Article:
calls runtime.scanstack$1 at traceback.go:378
	calls runtime.scanframeworker at mgcmark.go:819
	calls runtime.scanblock at mgcmark.go:904
	calls runtime.greyobject at mgcmark.go:1221
	calls (*runtime.gcWork).put at mgcmark.go:1412
	calls (*runtime.gcControllerState).enlistWorker at mgcwork.go:127
	calls runtime.wakep at mgc.go:632
	calls runtime.startm at proc.go:1779
	acquires runtime.sched.lock at proc.go:1675

This path was found with an automated deadlock-detecting tool.
There are many such paths but they all go through enlistWorker -> wakep.

The evidence strongly suggests that one of these paths is what caused
the deadlock we observed. We're running those jobs with
GOTRACEBACK=crash now to try to get more information if it happens
again.

Further refinement and analysis shows that if we drop the wakep call
from enlistWorker, the remaining few deadlock cycles found by the tool
are all false positives caused by not understanding the effect of calls
to func variables.

The enlistWorker -> wakep call was intended only as a performance
optimization, it rarely executes, and if it does execute at just the
wrong time it can (and plausibly did) cause the deadlock we saw.

Comment it out, to avoid the potential deadlock.

Fixes #19112.
Unfixes #14179.

Change-Id: I6f7e10b890b991c11e79fab7aeefaf70b5d5a07b
Reviewed-on: https://go-review.googlesource.com/37093
Run-TryBot: Russ Cox <rsc@golang.org>
Reviewed-by: Austin Clements <austin@google.com>
Reviewed-on: https://go-review.googlesource.com/37022
TryBot-Result: Gobot Gobot <gobot@golang.org>

albertjin added a commit to albertjin/golang-go that referenced this issue Feb 17, 2017

[release-branch.go1.8] runtime: do not call wakep from enlistWorker, …
…to avoid possible deadlock

We have seen one instance of a production job suddenly spinning to
100% CPU and becoming unresponsive. In that one instance, a SIGQUIT
was sent after 328 minutes of spinning, and the stacks showed a single
goroutine in "IO wait (scan)" state.

Looking for things that might get stuck if a goroutine got stuck in
scanning a stack, we found that injectglist does:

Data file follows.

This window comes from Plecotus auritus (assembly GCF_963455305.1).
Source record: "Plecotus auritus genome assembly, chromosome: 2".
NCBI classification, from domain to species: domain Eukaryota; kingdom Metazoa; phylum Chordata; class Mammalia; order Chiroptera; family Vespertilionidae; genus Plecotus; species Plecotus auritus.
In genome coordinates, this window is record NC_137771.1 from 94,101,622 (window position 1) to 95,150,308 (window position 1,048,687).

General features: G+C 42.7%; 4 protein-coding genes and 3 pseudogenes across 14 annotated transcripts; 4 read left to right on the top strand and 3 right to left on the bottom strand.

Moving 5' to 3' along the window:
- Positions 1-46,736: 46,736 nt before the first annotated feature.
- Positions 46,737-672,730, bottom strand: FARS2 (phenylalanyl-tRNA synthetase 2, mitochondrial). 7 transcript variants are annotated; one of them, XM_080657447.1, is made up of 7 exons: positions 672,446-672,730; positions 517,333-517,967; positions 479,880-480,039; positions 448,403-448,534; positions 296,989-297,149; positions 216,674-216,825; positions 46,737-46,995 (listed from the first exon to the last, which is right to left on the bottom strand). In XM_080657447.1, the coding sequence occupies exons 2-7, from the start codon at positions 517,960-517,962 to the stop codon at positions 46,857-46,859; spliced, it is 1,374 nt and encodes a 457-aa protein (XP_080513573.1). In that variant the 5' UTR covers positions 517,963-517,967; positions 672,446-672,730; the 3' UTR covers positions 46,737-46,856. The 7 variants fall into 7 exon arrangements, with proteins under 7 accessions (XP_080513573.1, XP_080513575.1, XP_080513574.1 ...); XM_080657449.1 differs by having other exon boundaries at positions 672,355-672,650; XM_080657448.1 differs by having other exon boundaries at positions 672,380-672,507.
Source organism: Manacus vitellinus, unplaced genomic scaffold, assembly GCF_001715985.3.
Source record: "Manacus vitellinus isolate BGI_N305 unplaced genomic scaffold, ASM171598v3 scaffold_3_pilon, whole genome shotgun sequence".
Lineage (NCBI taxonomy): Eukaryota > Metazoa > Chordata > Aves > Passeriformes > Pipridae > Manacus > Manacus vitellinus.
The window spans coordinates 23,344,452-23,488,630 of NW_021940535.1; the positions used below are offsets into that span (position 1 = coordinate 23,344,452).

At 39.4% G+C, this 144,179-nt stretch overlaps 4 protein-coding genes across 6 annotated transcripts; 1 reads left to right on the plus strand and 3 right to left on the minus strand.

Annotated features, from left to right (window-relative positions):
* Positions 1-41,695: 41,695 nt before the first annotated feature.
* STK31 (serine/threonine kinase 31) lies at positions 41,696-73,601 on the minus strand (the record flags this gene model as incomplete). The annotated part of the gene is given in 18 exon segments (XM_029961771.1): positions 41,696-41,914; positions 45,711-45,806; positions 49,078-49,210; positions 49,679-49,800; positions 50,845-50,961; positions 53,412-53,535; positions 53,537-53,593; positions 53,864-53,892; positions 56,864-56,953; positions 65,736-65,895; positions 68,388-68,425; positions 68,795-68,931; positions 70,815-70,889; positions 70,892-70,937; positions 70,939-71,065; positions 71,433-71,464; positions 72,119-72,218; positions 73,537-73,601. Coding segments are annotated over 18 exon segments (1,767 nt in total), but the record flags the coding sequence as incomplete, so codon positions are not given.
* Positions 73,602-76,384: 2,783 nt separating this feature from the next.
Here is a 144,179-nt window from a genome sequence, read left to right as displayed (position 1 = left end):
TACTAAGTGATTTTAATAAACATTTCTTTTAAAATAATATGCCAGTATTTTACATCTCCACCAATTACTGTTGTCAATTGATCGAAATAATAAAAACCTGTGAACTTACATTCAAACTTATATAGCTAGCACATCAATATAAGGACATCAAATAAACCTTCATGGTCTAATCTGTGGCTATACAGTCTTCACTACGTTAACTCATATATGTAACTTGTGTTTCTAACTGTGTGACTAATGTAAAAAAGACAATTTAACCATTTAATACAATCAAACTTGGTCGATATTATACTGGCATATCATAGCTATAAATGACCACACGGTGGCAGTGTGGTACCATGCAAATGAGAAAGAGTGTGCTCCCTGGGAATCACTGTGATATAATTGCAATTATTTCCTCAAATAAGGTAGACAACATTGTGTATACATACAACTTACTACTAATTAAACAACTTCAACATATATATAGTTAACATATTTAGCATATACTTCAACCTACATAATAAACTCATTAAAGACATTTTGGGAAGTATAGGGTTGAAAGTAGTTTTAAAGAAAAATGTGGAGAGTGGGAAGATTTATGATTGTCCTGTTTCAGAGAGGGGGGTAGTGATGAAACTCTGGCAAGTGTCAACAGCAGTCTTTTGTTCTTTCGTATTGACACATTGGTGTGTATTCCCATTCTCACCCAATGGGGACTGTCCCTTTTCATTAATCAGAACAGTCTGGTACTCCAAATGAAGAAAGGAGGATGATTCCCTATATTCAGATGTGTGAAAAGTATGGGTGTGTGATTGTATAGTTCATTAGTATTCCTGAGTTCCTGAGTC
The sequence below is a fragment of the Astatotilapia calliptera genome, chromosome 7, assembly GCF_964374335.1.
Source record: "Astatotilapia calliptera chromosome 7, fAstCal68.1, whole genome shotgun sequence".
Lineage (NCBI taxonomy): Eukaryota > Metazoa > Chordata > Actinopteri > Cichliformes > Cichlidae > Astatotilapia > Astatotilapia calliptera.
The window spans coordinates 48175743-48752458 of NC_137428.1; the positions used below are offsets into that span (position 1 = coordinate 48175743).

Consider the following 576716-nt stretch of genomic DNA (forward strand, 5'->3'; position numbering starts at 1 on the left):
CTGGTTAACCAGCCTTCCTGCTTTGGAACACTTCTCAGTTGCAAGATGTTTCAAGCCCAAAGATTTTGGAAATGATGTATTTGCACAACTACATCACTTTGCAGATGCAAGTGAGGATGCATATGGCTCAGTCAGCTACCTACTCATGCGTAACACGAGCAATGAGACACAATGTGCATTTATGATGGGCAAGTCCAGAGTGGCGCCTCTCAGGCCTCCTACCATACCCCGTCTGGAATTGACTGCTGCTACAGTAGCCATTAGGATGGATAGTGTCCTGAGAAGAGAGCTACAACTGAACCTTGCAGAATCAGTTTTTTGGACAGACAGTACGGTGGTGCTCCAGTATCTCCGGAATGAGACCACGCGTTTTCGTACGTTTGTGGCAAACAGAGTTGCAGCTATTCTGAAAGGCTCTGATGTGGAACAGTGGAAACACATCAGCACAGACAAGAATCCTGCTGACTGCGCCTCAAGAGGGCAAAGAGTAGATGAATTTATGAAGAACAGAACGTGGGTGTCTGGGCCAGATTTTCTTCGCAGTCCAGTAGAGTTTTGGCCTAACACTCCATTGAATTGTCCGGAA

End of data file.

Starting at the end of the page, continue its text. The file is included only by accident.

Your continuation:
lock(&sched.lock)
	var n int
	for n = 0; glist != nil; n++ {
		gp := glist
		glist = gp.schedlink.ptr()
		casgstatus(gp, _Gwaiting, _Grunnable)
		globrunqput(gp)
	}
	unlock(&sched.lock)

and that casgstatus spins on gp.atomicstatus until the _Gscan bit goes
away. Essentially, this code locks sched.lock and then while holding
sched.lock, waits to lock gp.atomicstatus.

The code that is doing the scan is:

	if castogscanstatus(gp, s, s|_Gscan) {
		if !gp.gcscandone {
			scanstack(gp, gcw)
			gp.gcscandone = true
		}
		restartg(gp)
		break loop
	}

More analysis showed that scanstack can, in a rare case, end up
calling back into code that acquires sched.lock. For example:

	runtime.scanstack at proc.go:866
	calls runtime.gentraceback at mgcmark.go:842
	calls runtime.scanstack$1 at traceback.go:378
	calls runtime.scanframeworker at mgcmark.go:819
	calls runtime.scanblock at mgcmark.go:904
	calls runtime.greyobject at mgcmark.go:1221
	calls (*runtime.gcWork).put at mgcmark.go:1412
	calls (*runtime.gcControllerState).enlistWorker at mgcwork.go:127
	calls runtime.wakep at mgc.go:632
	calls runtime.startm at proc.go:1779
	acquires runtime.sched.lock at proc.go:1675

This path was found with an automated deadlock-detecting tool.
There are many such paths but they all go through enlistWorker -> wakep.

The evidence strongly suggests that one of these paths is what caused
the deadlock we observed. We're running those jobs with
GOTRACEBACK=crash now to try to get more information if it happens
again.

Further refinement and analysis shows that if we drop the wakep call
from enlistWorker, the remaining few deadlock cycles found by the tool
are all false positives caused by not understanding the effect of calls
to func variables.

The enlistWorker -> wakep call was intended only as a performance
optimization, it rarely executes, and if it does execute at just the
wrong time it can (and plausibly did) cause the deadlock we saw.

Comment it out, to avoid the potential deadlock.

Fixes golang#19112.
Unfixes golang#14179.

Change-Id: I6f7e10b890b991c11e79fab7aeefaf70b5d5a07b
Reviewed-on: https://go-review.googlesource.com/37093
Run-TryBot: Russ Cox <rsc@golang.org>
Reviewed-by: Austin Clements <austin@google.com>
Reviewed-on: https://go-review.googlesource.com/37022
TryBot-Result: Gobot Gobot <gobot@golang.org>

@golang golang locked and limited conversation to collaborators Feb 16, 2018

Sign up for free to subscribe to this conversation on GitHub. Already have an account? Sign in.
You can’t perform that action at this time.